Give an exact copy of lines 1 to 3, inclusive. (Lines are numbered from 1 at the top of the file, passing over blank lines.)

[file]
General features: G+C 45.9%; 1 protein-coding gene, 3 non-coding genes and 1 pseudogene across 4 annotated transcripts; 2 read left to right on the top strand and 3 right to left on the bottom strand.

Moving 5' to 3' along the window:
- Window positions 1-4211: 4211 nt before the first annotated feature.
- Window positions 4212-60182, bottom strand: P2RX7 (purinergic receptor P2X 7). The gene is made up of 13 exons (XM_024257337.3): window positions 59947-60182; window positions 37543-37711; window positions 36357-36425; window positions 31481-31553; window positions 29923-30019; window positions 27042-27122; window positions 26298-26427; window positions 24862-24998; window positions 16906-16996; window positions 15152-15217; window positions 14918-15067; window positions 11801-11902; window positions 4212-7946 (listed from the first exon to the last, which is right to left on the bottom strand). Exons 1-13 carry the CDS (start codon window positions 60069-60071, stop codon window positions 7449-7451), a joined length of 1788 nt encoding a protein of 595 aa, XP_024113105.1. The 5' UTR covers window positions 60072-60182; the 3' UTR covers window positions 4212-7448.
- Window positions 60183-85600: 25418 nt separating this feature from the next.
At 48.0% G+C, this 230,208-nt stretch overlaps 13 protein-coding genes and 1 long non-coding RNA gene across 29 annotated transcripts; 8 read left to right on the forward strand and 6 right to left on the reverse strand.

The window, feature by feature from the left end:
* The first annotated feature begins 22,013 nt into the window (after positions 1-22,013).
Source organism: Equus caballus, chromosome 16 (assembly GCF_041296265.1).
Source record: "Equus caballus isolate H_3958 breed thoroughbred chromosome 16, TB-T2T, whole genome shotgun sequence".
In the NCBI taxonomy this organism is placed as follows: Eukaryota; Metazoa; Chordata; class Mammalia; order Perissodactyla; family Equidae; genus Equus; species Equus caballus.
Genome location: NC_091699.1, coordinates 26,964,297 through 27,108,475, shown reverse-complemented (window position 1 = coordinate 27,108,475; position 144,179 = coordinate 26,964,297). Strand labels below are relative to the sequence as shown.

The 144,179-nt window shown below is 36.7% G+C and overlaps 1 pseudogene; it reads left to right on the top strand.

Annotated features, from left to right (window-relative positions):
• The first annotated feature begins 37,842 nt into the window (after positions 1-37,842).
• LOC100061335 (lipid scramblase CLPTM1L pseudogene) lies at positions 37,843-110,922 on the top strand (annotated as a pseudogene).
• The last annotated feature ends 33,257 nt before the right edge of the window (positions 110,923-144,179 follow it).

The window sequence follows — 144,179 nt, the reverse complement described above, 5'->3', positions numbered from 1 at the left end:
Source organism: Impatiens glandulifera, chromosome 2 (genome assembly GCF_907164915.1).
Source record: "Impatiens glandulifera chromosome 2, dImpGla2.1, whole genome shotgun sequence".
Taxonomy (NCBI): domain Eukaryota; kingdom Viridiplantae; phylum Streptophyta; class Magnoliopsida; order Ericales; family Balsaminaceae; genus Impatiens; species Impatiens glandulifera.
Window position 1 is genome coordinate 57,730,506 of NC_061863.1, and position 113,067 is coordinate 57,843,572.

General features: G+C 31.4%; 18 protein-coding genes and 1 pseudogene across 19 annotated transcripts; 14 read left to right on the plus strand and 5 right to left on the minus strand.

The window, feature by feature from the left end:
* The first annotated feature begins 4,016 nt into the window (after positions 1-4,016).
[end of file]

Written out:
General features: G+C 45.9%; 1 protein-coding gene, 3 non-coding genes and 1 pseudogene across 4 annotated transcripts; 2 read left to right on the top strand and 3 right to left on the bottom strand.

Moving 5' to 3' along the window:
- Window positions 1-4211: 4211 nt before the first annotated feature.